He cites other important examples with great relevance for today. He describes how “The normal course of capitalist events brings on a deterioration of the conditions of the laboring classes” as happened in the 1870s, 1890s, and 1930s.
Then, in the accompanying “three periods of national crisis [the Civil War and Reconstruction, the Populist Revolt of 1890s, and the Great Depression of the 1930s] characterized by general confrontations between capital and urban and rural laboring classes . . . The key to the defeat of the forces of democracy, labor and socialism was in each case achieved by ruling-class appeals to white supremacism, basically by fostering white-skin privileges of laboring-class European-Americans.”
In the face of attacks by bosses and the ruling class workers need to unite and organize to fight. When workers break ranks and collaborate with bosses the interests of workers are weakened. This is what happens when “white workers” put “white” interests before worker interests.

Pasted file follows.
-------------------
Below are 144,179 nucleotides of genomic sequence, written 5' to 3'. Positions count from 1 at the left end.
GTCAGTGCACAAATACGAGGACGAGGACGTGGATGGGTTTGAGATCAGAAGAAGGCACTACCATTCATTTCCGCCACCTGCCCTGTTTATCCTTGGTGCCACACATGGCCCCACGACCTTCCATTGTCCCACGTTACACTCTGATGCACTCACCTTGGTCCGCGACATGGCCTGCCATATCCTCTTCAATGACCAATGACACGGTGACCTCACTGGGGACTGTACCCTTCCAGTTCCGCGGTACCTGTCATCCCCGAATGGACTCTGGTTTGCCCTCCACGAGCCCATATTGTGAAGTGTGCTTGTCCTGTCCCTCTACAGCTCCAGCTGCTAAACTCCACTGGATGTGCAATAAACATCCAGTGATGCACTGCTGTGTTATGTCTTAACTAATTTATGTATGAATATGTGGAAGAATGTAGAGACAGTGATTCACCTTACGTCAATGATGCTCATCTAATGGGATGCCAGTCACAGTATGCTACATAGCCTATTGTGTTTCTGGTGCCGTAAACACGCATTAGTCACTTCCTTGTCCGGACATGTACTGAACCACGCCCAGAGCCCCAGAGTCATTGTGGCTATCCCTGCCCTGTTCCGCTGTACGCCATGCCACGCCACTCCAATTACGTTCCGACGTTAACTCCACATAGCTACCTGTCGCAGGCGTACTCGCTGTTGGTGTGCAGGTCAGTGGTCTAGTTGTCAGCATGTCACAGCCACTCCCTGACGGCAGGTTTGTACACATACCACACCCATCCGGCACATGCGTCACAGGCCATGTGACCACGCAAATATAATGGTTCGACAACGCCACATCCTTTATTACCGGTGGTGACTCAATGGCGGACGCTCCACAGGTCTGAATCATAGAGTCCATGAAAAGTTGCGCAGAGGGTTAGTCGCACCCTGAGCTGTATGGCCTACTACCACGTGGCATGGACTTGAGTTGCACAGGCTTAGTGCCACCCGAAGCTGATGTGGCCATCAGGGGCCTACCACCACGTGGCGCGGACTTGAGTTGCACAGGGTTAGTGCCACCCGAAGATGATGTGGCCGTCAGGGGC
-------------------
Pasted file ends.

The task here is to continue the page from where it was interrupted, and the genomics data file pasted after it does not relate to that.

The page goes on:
For Allen, “The ‘white race’ is the historically most general form of ‘class collaboration.’”
The international implications of this are that “the greatest political, social, and ideological bulwark of the imperialist warmakers and colonial oppressors is precisely white supremacy in America.”
Based on his research Allen wrote, “history has shown that the white-skin privilege does not serve the real interests of the white workers, it also shows that the concomitant racist ideology has blinded them to that fact.”